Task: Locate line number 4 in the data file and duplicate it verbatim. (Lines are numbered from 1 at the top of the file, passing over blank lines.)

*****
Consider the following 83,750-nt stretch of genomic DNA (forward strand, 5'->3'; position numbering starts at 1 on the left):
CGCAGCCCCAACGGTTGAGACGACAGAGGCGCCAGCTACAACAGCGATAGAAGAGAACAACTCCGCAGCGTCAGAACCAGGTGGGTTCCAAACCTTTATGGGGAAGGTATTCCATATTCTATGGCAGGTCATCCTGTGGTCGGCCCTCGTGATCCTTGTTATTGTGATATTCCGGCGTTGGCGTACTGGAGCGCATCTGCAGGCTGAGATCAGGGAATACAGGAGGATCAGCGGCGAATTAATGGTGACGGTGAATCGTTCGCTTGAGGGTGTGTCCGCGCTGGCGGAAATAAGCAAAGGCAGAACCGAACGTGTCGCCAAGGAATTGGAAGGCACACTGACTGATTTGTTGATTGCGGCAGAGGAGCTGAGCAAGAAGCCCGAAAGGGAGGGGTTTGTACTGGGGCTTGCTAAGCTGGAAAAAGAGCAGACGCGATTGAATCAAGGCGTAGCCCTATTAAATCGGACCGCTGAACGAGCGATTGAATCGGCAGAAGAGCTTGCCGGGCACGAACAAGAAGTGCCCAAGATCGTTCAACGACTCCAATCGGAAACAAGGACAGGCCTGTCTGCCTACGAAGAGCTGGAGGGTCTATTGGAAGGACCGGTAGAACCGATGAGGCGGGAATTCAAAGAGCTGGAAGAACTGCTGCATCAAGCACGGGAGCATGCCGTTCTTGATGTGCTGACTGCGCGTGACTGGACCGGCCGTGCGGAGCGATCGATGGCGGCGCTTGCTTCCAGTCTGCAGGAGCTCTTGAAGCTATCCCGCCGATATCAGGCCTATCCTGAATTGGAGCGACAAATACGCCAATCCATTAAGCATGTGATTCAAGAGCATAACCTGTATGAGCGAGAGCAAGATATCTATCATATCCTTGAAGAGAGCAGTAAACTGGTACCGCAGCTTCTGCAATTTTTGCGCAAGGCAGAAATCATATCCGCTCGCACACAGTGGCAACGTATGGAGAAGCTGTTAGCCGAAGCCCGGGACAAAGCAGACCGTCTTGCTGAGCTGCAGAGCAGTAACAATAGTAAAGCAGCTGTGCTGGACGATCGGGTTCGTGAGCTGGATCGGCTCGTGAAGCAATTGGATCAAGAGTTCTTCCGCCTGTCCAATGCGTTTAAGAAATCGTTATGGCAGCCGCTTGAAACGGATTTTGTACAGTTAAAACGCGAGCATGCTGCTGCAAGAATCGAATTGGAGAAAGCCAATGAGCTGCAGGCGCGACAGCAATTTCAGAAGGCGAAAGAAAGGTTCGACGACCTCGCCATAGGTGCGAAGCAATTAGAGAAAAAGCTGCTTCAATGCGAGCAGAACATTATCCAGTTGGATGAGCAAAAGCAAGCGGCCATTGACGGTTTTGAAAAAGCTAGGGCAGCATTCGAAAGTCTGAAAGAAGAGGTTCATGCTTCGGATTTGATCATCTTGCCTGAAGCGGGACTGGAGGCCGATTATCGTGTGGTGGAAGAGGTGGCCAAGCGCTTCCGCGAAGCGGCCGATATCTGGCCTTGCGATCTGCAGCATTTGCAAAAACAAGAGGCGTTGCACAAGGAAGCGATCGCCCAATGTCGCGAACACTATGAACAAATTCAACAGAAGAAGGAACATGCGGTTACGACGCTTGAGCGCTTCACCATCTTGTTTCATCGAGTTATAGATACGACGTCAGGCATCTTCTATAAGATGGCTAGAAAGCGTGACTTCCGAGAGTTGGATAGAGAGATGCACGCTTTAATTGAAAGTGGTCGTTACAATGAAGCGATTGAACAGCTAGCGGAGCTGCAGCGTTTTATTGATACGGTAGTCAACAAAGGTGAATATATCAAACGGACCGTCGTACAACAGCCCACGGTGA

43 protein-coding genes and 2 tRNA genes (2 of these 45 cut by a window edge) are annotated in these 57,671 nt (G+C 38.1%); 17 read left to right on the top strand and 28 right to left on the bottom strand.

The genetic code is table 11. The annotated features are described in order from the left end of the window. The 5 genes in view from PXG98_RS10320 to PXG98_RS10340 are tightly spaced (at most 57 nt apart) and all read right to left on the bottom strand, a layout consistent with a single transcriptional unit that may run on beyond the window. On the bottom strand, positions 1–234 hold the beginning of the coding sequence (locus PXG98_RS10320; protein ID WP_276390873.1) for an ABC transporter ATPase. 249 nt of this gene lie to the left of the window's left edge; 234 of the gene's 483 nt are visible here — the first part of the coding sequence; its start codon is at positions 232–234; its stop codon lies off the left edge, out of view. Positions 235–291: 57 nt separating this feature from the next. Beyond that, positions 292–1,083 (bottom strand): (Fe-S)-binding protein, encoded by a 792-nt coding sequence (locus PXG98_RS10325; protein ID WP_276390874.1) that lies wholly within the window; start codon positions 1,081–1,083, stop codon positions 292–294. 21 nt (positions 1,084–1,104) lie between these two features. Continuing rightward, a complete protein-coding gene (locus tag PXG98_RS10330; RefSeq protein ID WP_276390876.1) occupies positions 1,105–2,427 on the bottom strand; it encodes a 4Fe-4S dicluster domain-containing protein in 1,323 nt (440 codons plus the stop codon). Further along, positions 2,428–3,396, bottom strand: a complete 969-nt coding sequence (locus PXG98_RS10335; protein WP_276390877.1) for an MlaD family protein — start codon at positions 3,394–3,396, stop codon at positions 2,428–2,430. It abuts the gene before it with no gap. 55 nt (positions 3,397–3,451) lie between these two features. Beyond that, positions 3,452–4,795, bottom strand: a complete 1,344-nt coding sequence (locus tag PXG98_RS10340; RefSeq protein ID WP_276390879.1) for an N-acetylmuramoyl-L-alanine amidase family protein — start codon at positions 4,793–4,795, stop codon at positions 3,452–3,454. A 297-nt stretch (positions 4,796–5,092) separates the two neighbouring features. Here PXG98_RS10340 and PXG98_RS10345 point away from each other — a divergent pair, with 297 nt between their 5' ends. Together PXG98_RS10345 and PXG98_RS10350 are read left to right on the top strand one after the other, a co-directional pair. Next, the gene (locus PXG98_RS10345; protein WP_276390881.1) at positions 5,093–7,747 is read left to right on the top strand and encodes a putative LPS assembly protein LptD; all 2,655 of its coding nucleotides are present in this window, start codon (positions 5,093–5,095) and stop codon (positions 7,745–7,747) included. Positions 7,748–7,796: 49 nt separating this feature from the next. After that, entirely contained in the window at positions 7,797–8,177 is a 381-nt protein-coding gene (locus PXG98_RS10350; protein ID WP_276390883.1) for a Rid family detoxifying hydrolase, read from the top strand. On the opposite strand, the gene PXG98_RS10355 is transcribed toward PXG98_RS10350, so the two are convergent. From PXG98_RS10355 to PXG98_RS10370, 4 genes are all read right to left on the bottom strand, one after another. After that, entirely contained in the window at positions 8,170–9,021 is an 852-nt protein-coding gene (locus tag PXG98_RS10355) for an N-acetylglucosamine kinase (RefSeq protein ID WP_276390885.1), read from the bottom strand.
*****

The genetic code is table 11. The annotated features are described in order from the left end of the window. The 5 genes in view from PXG98_RS10320 to PXG98_RS10340 are tightly spaced (at most 57 nt apart) and all read right to left on the bottom strand, a layout consistent with a single transcriptional unit that may run on beyond the window. On the bottom strand, positions 1–234 hold the beginning of the coding sequence (locus PXG98_RS10320; protein ID WP_276390873.1) for an ABC transporter ATPase. 249 nt of this gene lie to the left of the window's left edge; 234 of the gene's 483 nt are visible here — the first part of the coding sequence; its start codon is at positions 232–234; its stop codon lies off the left edge, out of view. Positions 235–291: 57 nt separating this feature from the next. Beyond that, positions 292–1,083 (bottom strand): (Fe-S)-binding protein, encoded by a 792-nt coding sequence (locus PXG98_RS10325; protein ID WP_276390874.1) that lies wholly within the window; start codon positions 1,081–1,083, stop codon positions 292–294. 21 nt (positions 1,084–1,104) lie between these two features. Continuing rightward, a complete protein-coding gene (locus tag PXG98_RS10330; RefSeq protein ID WP_276390876.1) occupies positions 1,105–2,427 on the bottom strand; it encodes a 4Fe-4S dicluster domain-containing protein in 1,323 nt (440 codons plus the stop codon). Further along, positions 2,428–3,396, bottom strand: a complete 969-nt coding sequence (locus PXG98_RS10335; protein WP_276390877.1) for an MlaD family protein — start codon at positions 3,394–3,396, stop codon at positions 2,428–2,430. It abuts the gene before it with no gap. 55 nt (positions 3,397–3,451) lie between these two features. Beyond that, positions 3,452–4,795, bottom strand: a complete 1,344-nt coding sequence (locus tag PXG98_RS10340; RefSeq protein ID WP_276390879.1) for an N-acetylmuramoyl-L-alanine amidase family protein — start codon at positions 4,793–4,795, stop codon at positions 3,452–3,454. A 297-nt stretch (positions 4,796–5,092) separates the two neighbouring features. Here PXG98_RS10340 and PXG98_RS10345 point away from each other — a divergent pair, with 297 nt between their 5' ends. Together PXG98_RS10345 and PXG98_RS10350 are read left to right on the top strand one after the other, a co-directional pair. Next, the gene (locus PXG98_RS10345; protein WP_276390881.1) at positions 5,093–7,747 is read left to right on the top strand and encodes a putative LPS assembly protein LptD; all 2,655 of its coding nucleotides are present in this window, start codon (positions 5,093–5,095) and stop codon (positions 7,745–7,747) included. Positions 7,748–7,796: 49 nt separating this feature from the next. After that, entirely contained in the window at positions 7,797–8,177 is a 381-nt protein-coding gene (locus PXG98_RS10350; protein ID WP_276390883.1) for a Rid family detoxifying hydrolase, read from the top strand. On the opposite strand, the gene PXG98_RS10355 is transcribed toward PXG98_RS10350, so the two are convergent. From PXG98_RS10355 to PXG98_RS10370, 4 genes are all read right to left on the bottom strand, one after another. After that, entirely contained in the window at positions 8,170–9,021 is an 852-nt protein-coding gene (locus tag PXG98_RS10355) for an N-acetylglucosamine kinase (RefSeq protein ID WP_276390885.1), read from the bottom strand.